The internal structure of the liver is made of around 100,000 small hexagonal functional units known as lobules. Each lobule consists of a central vein surrounded by 6 hepatic portal veins and 6 hepatic arteries. These blood vessels are connected by many capillary-like tubes called sinusoids, which extend from the portal veins and arteries to meet the central vein like spokes on a wheel.

Each sinusoid passes through liver tissue containing 2 main cell types: Kupffer cells and hepatocytes.

Kupffer cells are a type of macrophage that capture and break down old, worn out

red blood cells passing through the sinusoids.

Hepatocytes are cuboidal epithelial cells that line the sinusoids and make up the

majority of cells in the liver. Hepatocytes perform most of the liver’s functions – metabolism, storage, digestion, and bile production. Tiny bile collection vessels known as bile canaliculi run parallel to the sinusoids on the other side of the hepatocytes and drain into the bile ducts of the liver.

Histology of liver


The hepatic acinus consists of an irregular shaped and roughly ellipsoidal mass of hepatocytes aligned around the hepatic arterioles and portal venules. The acinus is roughly divided into different zones that correspond to distance from the arterial blood supply. If hepatocytes are closest to the arterioles are the best oxygenated, while those farthest from the arterioles have poorest oxygen supply.

Hepatocytes are the main important functional cells of the liver and are polygonal in shape. Liver cells sides can be in contact either with sinusoids or neighbouring hepatocytes the mid perform a number of metabolic endocrine and secretary functions. Roughly 80 percent of the mass of the liver is contributed by hepatocytes and are exceptionally active in synthesis of protein and lipids for export and also synthesize and secrete very low density lipoproteins.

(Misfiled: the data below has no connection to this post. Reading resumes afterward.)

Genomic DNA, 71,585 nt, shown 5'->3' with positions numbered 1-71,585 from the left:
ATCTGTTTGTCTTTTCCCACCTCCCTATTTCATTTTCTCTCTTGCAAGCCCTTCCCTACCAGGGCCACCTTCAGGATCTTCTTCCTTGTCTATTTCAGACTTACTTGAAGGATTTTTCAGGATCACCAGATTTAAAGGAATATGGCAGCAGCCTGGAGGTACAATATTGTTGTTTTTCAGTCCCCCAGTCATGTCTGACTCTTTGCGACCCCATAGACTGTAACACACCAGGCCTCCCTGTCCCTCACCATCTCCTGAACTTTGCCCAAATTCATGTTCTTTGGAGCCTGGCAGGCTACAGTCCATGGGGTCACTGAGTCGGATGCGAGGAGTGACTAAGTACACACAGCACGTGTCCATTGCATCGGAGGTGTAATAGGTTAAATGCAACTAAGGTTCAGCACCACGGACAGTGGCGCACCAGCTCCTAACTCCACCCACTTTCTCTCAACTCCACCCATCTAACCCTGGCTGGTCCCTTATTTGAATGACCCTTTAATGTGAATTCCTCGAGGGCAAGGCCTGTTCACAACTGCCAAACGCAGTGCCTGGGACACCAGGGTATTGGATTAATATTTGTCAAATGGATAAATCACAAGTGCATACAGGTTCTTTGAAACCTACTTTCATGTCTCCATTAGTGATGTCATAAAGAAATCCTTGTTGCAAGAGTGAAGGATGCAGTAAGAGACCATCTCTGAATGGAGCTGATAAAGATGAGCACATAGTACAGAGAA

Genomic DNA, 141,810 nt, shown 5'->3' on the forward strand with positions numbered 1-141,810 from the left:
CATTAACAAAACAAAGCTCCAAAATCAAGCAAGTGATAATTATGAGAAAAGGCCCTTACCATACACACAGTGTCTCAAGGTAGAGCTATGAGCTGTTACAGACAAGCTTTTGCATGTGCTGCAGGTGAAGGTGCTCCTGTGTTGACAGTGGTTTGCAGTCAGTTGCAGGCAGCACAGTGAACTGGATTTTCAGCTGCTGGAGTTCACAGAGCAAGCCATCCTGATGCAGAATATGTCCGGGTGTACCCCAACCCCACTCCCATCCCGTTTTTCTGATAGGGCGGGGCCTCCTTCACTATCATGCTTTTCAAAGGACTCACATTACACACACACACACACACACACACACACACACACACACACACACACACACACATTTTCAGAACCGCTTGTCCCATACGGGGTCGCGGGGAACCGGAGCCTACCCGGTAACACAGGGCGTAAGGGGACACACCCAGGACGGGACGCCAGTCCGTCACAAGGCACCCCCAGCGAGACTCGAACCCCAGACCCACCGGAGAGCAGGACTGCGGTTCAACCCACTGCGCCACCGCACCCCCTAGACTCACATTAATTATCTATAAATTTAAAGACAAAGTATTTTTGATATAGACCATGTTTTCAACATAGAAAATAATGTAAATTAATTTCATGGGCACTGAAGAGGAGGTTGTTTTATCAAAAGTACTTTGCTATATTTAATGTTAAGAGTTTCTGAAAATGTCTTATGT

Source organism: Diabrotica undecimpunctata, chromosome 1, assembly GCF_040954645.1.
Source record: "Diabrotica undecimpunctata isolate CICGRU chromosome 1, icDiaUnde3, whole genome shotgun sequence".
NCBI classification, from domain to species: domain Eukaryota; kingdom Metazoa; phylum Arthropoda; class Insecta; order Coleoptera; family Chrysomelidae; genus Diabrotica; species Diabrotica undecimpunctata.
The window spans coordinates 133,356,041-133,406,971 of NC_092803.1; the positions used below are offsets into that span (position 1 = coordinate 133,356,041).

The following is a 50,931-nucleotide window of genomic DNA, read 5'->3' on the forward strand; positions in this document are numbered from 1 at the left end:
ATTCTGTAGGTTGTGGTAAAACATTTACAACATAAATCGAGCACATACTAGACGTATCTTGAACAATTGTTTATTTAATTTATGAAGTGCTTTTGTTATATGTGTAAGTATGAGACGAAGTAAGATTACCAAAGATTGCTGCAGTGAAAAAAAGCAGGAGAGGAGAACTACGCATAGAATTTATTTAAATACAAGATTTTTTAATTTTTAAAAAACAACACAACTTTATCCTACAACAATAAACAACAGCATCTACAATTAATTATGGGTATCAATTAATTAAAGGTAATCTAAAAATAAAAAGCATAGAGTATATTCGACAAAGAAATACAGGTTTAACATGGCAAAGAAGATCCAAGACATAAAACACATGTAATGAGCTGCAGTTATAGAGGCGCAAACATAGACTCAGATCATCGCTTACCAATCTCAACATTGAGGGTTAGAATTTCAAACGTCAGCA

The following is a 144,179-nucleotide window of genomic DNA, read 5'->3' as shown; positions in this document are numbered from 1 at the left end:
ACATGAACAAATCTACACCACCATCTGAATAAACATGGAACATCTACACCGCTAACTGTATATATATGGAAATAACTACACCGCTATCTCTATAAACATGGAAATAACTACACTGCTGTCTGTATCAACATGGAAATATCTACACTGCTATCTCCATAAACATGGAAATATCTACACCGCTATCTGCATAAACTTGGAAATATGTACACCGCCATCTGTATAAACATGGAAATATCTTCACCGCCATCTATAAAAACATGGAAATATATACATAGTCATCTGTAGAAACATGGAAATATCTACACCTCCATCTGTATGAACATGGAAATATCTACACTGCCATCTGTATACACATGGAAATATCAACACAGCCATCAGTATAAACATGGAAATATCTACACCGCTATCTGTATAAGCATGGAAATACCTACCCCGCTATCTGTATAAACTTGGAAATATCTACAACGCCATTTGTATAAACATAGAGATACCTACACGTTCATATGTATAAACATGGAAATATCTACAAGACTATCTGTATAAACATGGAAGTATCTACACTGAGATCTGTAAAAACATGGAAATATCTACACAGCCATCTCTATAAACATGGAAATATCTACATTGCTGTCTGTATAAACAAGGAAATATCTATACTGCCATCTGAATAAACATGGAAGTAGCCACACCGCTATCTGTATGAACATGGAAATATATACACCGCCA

Glycogen is a polymer or glucose and the density or its aggregates in hepatocytes varies dramatically depend on whether the liver is examined shortly after the meal which shows abundant glycogen or following a prolonged fast shows minimal quantities of glycogen.


Fig. 2 Histology of liver


1. Carbohydrate metabolism

• Glugconeogenesis

• Glycogen synthesis & metabolism


2. Lipid metabolism

• Fatty acid synthesis

• Cholesterol synthesis &excretion

• Lipoprotein synthesis.

• Ketogensis converting the fatty acid ketone bodies.

Hepatocytes store some triglycerides, break down fatty acids to generate ATP, synthesize lipoproteins, transport fatty acids, triglycerides and cholesterol to and from the body cells, synthesize and use cholesterol to make bile salts.

3. Protein metabolism

• Synthesis of plasma proteins.

• Urea synthesis.